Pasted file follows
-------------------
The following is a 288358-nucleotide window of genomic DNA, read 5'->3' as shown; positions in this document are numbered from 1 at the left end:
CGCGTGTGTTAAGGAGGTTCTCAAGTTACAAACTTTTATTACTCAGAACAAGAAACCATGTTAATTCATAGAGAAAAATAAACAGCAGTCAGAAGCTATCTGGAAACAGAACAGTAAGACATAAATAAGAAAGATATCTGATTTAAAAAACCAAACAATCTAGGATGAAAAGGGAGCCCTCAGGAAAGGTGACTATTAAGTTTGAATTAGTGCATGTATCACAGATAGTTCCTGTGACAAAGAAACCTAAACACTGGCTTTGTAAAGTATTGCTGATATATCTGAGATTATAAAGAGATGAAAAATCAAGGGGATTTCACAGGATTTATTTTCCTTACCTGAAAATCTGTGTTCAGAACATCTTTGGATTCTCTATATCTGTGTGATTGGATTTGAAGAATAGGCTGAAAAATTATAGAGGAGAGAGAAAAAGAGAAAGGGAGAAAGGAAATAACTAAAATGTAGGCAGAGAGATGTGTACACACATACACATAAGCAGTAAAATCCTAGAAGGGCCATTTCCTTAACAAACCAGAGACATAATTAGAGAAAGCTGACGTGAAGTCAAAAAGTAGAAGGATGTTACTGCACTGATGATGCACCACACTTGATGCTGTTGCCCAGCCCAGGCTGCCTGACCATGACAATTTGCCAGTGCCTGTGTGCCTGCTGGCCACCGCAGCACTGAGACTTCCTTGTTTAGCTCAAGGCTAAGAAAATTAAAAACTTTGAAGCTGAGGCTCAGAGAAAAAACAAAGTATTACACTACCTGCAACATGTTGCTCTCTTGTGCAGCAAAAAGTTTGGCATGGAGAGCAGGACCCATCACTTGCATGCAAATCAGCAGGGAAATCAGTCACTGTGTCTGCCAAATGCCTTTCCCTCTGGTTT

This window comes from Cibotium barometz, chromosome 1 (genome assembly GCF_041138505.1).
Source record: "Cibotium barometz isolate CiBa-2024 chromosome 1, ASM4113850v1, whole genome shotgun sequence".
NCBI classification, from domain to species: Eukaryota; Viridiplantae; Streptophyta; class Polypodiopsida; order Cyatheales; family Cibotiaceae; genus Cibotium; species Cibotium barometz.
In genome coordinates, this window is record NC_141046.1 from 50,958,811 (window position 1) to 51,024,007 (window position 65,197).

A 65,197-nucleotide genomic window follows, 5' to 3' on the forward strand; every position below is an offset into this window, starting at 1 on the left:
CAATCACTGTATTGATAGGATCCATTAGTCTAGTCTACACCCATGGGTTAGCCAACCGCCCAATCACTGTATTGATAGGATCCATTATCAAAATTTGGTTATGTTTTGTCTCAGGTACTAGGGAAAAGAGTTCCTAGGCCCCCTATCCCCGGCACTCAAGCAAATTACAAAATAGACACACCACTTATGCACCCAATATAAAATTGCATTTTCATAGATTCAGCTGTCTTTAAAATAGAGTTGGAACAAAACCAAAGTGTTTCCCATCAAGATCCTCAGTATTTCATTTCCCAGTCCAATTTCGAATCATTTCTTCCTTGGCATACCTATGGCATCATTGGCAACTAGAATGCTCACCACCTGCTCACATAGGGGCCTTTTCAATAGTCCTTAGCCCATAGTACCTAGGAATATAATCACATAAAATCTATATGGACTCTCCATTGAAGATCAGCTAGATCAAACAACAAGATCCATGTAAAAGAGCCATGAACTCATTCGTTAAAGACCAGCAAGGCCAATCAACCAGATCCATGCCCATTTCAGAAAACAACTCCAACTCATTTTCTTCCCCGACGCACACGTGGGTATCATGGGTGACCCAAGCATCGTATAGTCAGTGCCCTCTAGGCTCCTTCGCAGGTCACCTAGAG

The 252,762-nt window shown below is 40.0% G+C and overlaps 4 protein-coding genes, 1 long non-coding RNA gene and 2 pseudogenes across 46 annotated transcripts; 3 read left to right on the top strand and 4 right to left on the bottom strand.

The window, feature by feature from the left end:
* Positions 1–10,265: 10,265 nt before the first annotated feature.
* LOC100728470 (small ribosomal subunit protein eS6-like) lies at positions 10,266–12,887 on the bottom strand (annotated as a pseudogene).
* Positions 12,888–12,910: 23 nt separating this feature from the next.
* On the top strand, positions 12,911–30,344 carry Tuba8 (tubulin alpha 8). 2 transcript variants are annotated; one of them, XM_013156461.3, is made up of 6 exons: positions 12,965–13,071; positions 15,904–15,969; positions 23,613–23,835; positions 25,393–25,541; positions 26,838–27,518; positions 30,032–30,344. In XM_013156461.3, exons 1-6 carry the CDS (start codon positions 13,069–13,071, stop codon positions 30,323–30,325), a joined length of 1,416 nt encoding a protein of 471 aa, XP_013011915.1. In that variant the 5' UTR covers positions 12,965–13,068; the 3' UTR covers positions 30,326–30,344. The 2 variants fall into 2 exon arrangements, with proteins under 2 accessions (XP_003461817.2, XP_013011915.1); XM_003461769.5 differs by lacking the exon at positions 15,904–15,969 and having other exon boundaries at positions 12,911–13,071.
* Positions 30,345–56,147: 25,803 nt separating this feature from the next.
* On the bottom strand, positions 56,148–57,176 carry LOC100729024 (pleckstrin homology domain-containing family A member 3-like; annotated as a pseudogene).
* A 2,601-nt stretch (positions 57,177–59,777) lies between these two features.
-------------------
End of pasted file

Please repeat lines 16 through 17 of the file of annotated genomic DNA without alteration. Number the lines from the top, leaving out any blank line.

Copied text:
* On the bottom strand, positions 56,148–57,176 carry LOC100729024 (pleckstrin homology domain-containing family A member 3-like; annotated as a pseudogene).
* A 2,601-nt stretch (positions 57,177–59,777) lies between these two features.